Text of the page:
If TVUS shows normal endometrial thickness, or if biopsy findings are benign, a search must be initiated for focal pathology to explain the AUB. Sonohysterography and hysteroscopy are both highly accurate in detecting focal endometrial pathology, such as subendometrial fibroid and endometrial polyps [Table 2]. Sonohysterography involves placement of a 5F catheter through the cervix and distension of the uterine cavity with sterile normal saline (<20 ml) under ultrasound visualization. It is a minimally invasive procedure, well-tolerated with no sedation and not associated with major complications.
Endometrial polyps [Figure 1] typically appear as well-defined, homogeneous, polypoidal lesions that are isoechoic to the endometrium with preservation of the endometrial-myometrial interface. They are usually attached to the endometrium with a stalk containing a well-defined vascular supply. Polyps with atypical features, such as cystic components, multiplicity, broad base, and hypoechogenicity or heterogeneity, are sometimes seen. 
Submucosal fibroids appear as broad-based, hypoechoic, well-defined solid masses with shadowing. An overlying layer of echogenic endometrium confirms their subendometrial location, thus distinguishing them from endometrial polyps. In contrast to endometrial polyps, submucosal fibroids distort the endometrial-myometrial interface and show acoustic attenuation.  Pedunculated submucosal fibroids, fibroids that have prolapsed into the endocervical canal and fibroids with a multilobulated surface are unusual presentations. 
Sonohysterography is less useful for characterizing diffuse lesions like hyperplasia and endometrial carcinoma. Endometrial hyperplasia appears as a diffuse thickening of the echogenic endometrial stripe without focal abnormality. Distinguishing focal endometrial hyperplasia from polyps is difficult because of similar characteristics of focal endometrial thickening. 
Endometrial cancer should be suspected when the single layer of endometrium is thicker than 8 mm, irregular, broad-based, or the endometrial-myometrial junction is lost. Single layer thickness <2.5 mm is rarely associated with malignancy.  Chronic tamoxifen therapy is associated with higher rates of endometrial pathologies, including cancer. In addition, cystic subendometrial atrophy is also seen which results in an apparently increased thickness on TVUS evaluation. In such patients sonohysterography is useful in localizing the pathology to either the endometrium or the inner myometrium. However, cystic hypertrophy is, at times, extensive enough to be mistaken for diffuse or focal endometrial thickening, even at sonohysterography.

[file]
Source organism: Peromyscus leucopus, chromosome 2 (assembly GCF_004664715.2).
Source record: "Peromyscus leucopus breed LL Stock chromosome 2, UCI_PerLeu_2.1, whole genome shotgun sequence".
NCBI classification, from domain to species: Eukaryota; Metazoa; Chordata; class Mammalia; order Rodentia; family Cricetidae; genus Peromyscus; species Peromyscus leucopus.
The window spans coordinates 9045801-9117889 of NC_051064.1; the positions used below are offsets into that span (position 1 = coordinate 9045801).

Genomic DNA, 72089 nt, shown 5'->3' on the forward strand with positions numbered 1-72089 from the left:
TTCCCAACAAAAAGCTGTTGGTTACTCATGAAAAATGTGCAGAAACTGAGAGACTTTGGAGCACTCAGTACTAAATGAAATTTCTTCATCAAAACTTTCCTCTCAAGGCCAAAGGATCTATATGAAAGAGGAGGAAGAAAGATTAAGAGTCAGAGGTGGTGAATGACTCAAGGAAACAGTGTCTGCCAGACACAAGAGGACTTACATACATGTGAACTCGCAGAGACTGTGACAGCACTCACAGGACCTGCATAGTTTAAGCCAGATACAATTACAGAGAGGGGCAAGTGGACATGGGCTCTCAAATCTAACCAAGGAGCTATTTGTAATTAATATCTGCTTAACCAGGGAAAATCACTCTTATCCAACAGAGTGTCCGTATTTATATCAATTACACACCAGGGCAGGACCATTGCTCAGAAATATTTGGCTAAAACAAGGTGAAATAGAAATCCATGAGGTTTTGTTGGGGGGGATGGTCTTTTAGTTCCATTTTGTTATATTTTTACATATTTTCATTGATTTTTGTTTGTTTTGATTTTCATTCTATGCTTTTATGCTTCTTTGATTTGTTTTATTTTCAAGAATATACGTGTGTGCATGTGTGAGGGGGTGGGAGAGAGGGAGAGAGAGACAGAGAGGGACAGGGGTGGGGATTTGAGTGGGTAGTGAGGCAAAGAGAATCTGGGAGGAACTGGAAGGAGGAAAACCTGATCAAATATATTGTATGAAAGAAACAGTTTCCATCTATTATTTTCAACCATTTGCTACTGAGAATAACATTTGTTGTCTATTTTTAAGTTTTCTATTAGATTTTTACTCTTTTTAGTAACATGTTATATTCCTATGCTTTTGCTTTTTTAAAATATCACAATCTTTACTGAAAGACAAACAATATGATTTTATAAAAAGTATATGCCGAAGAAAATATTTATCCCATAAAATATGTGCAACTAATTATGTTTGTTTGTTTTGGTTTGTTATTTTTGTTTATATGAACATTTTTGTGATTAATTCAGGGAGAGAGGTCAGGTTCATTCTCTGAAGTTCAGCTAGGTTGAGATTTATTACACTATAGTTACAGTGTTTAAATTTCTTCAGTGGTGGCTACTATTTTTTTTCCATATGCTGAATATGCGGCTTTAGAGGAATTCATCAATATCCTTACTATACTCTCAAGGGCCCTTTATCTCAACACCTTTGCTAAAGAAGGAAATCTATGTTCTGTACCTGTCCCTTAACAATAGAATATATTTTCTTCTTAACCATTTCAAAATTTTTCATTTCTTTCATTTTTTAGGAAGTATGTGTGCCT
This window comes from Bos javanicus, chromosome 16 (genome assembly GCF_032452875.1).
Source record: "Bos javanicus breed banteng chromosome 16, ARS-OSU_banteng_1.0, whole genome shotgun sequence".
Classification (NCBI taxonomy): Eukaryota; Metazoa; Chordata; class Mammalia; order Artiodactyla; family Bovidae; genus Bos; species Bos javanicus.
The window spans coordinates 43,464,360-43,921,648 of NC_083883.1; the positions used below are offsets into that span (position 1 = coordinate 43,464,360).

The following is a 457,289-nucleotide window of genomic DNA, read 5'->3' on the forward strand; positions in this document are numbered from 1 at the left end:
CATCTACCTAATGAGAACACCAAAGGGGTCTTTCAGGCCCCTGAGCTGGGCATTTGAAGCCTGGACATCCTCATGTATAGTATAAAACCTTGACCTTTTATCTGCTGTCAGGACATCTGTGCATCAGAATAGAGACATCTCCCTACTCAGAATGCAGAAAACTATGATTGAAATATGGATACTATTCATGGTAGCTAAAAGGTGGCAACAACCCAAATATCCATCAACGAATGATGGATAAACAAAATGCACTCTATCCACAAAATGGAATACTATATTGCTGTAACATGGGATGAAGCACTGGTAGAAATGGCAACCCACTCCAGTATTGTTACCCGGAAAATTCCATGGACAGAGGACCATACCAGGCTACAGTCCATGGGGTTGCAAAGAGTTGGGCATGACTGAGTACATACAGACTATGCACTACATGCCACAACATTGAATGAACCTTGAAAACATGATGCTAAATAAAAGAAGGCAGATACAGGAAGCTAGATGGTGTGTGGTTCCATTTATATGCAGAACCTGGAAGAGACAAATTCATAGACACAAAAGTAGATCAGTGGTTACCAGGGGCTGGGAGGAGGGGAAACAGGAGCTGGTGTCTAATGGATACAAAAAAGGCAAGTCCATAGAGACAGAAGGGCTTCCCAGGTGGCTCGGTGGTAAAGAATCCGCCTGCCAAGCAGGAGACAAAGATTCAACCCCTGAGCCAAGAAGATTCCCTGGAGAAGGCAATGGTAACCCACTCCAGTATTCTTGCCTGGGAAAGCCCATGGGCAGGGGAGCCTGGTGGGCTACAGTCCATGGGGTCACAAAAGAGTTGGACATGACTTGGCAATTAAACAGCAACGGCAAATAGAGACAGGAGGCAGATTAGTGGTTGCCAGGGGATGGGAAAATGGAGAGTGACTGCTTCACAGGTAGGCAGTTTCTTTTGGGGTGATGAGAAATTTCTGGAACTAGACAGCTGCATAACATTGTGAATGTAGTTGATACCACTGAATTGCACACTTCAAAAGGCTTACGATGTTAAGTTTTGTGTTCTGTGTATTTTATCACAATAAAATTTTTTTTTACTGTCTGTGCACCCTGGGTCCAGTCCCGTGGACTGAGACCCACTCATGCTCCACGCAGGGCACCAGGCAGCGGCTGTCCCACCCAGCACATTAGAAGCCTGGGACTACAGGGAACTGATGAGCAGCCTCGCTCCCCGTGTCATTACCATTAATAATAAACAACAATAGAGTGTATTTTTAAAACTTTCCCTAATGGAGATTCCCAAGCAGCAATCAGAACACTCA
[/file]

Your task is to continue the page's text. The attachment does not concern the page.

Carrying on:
Incidental adnexal masses encountered on sonography pose a challenging problem because features of benign and malignant adnexal masses overlap. Majority of malignant ovarian neoplasms have a rapid rate of growth, and complete surgical resection has been shown to improve prognosis. Thus, surgery is usually indicated if imaging features cannot adequately characterize the lesion as benign. In order to prevent unnecessary oophorectomies, while not missing early malignancy, the goal of imaging must be to confidently assess a lesion as benign and refer all indeterminate lesions expeditiously for surgical evaluation [Figure 2].
A wide range of sensitivity and specificity have been reported with US ranging from 84-97%, and 56-95%, respectively for the detection of ovarian malignancies. ,,,,, While readily available and a powerful first step, US performance is limited by operator variability and patient body habitus. Thus, when an adnexal mass is indeterminate on US, MRI has been shown to be more useful than CA-125 or CT as the follow-up test  as it can definitively characterize as benign certain lesions that are indeterminate on ultrasound.
Extra-ovarian adnexal lesions, whether solid or cystic, are likely to be benign and should be followed up with MRI, a useful adjunctive in reaching a definitive diagnosis. Solid-appearing ovarian lesions in both premenopausal and postmenopausal women and cystic ovarian lesions in postmenopausal women should be followed up with MRI, which can accurately characterize them as benign.
Most intra-ovarian cysts in premenopausal women are functional. A premenopausal woman with a cystic ovarian lesion with some features of benign lesions should be followed up with MRI, which can aid in reaching a conclusive diagnosis. Lesions with features suggestive of malignancy, e.g. irregular and thick walls and septa, papillary projections or large amount of ascites, should be referred for surgical evaluation.  However, if the lesion is a complex cyst with no definite features of either malignancy or benignity, it should be followed up with sonography in six weeks, then referred for surgical evaluation if it persists.
Common extra-ovarian lesions include pedunculated and broad-ligament fibroids, hydro- or pyosalpinx, parovarian cyst and peritoneal inclusion cysts, all of which can be well-characterized by MRI. Certain intra-ovarian lesions like dermoids, endometriomas and fibromas also have some classic MRI features.
Although most fibroids can be identified on US, small subserosal pedunculated fibroids and fibroids arising from the broad ligament can be difficult to characterize on TVUS as arising outside the ovary. The US appearance is variable, ranging from hypoechoic or echogenic with or without acoustic shadowing. On MRI, fibroids are well-rounded, discretely-marginated structures with a whirling internal architecture. Signal intensity on T1 and T2 weighted images and enhancement pattern varies widely. Continuity with the uterine myometrium establishes the diagnosis of subserosal myoma. ,, MRI can demonstrate the presence of normal ovaries, separate from the adnexal mass.